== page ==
By Xavier Häpe (https://www.flickr.com/photos/vier/192493917/) [CC BY 2.0 (https://creativecommons.org/licenses/by/2.0)], via Wikimedia Commons

28th December 2017, by Mara Dorfmann, Lydia Li, Alexandra Hoffmann, Shan Yi

“What happens when we leave the EU?” – this is the most asked question from British people to Google – interesting and shocking at the same time is, that people from Britain started to ask Google this questions after the Referendum was over and the decision was already made that they are going to leave the EU. To this point it is clear that the citizens of Great Britain were absolutely not well informed about what is going to happen to them, to their country and to their future when they are not longer a member of the European Union. But this refers also to the question if they had been well informed about what is going on in the EU during their membership since 1973.

Not just the British are uninformed

But not only are the EU citizens from Britain not well informed about the processes that are happening in the capital city of the EU. A study from the Austrian Corporation for Politics in Europe (ÖGfE) asked 2510 Teenager from High schools in the school year 2016/17 what they

are thinking about the European Union. And one result of the study shows that 71 per cent are thinking that the EU is “complicated”. This shows as well that even in Austria, especially the young people are not well informed about what is going on in the EU and how important the EU is to their own country.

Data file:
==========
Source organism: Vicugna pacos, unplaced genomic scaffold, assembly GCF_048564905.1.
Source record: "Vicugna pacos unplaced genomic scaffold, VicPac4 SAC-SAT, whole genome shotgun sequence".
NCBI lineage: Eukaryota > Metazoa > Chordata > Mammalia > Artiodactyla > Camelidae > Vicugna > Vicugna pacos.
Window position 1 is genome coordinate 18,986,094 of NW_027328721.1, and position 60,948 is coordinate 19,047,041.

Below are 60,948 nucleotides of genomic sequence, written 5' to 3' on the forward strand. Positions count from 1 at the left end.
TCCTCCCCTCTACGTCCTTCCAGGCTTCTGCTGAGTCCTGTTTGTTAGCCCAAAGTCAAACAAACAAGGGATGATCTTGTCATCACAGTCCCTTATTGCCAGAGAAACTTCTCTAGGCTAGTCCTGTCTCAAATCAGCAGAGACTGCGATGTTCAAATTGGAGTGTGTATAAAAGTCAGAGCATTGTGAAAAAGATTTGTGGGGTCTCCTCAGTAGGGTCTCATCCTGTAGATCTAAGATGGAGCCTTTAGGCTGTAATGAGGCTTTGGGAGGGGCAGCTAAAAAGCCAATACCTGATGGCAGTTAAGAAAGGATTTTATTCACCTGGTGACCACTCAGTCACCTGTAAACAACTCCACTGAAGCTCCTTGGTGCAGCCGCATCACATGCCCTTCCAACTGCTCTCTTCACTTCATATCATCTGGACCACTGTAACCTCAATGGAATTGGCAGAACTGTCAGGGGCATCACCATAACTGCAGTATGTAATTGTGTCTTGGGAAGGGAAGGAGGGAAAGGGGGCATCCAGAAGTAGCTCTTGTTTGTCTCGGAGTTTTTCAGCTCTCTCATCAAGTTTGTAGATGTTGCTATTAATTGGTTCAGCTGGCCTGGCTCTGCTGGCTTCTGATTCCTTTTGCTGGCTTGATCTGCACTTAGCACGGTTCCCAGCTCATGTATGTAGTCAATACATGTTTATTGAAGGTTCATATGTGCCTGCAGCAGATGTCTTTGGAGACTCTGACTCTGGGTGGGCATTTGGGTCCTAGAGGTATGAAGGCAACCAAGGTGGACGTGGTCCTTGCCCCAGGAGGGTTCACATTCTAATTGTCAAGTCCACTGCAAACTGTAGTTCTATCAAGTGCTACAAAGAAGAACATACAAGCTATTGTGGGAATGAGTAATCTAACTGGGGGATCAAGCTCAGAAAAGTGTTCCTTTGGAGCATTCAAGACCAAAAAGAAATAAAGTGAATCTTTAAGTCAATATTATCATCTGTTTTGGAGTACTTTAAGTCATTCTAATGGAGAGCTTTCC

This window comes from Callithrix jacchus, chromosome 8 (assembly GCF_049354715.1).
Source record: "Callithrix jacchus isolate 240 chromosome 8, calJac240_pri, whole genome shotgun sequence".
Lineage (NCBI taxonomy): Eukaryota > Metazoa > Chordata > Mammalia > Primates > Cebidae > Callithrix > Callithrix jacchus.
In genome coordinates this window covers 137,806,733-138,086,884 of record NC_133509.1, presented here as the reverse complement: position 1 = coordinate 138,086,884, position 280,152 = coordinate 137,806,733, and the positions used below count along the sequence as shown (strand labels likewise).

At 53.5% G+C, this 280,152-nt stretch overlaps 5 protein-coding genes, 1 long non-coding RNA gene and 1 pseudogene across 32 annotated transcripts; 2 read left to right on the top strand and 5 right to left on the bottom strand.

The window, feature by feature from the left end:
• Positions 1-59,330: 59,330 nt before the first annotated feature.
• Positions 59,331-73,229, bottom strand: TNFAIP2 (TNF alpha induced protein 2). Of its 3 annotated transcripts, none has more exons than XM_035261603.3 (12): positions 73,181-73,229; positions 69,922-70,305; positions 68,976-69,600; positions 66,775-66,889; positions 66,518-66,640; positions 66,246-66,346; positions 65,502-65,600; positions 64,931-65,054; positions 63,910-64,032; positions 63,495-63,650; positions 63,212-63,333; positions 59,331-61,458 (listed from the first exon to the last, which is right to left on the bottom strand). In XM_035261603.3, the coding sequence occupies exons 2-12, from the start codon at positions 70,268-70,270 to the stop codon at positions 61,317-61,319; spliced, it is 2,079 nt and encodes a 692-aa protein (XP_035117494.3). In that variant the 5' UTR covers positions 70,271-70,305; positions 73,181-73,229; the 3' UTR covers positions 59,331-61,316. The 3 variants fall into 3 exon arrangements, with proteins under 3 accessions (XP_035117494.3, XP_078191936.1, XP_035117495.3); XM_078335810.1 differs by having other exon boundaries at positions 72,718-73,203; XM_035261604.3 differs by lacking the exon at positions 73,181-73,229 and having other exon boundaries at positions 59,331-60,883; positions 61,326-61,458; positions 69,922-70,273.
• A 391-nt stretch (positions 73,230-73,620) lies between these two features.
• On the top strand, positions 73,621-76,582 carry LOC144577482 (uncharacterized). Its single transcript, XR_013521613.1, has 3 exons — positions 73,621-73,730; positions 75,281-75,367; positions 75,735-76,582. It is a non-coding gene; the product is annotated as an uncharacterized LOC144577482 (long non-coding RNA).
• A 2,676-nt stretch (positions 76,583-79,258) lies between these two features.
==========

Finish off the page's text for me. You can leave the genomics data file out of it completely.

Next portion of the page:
So when the people in Britain and even in Austria are not well informed about what is happening in the EU, how much of the about 512 Million citizens of the European Union are then well informed about the functions of the EU, what it means to be a member of the EU and which advantages a membership in the EU is causing for every individual?

Non information causes a “NO” to the EU

There are no official EU statistics which show how uninformed the citizens really are but just to guess – not even half of them really know what is really happening in the EU.

The fact that the citizens are not well informed also causes the problem that the discussion about leaving the European Union was not only a topic in Great Britain – even in Austria there have been lots of discussions if a referendum about leaving the EU is needed as well. But why are the citizens so uniformed about their situation in the European Union? Big problems are that the local media institutions are not giving the European Union and its functions a lot of slots in their broadcasting schedules and that the EU and the work in Brussels is too far away of the daily live from citizens all over Europe.

Local Media Stations don’t care about the EU-topics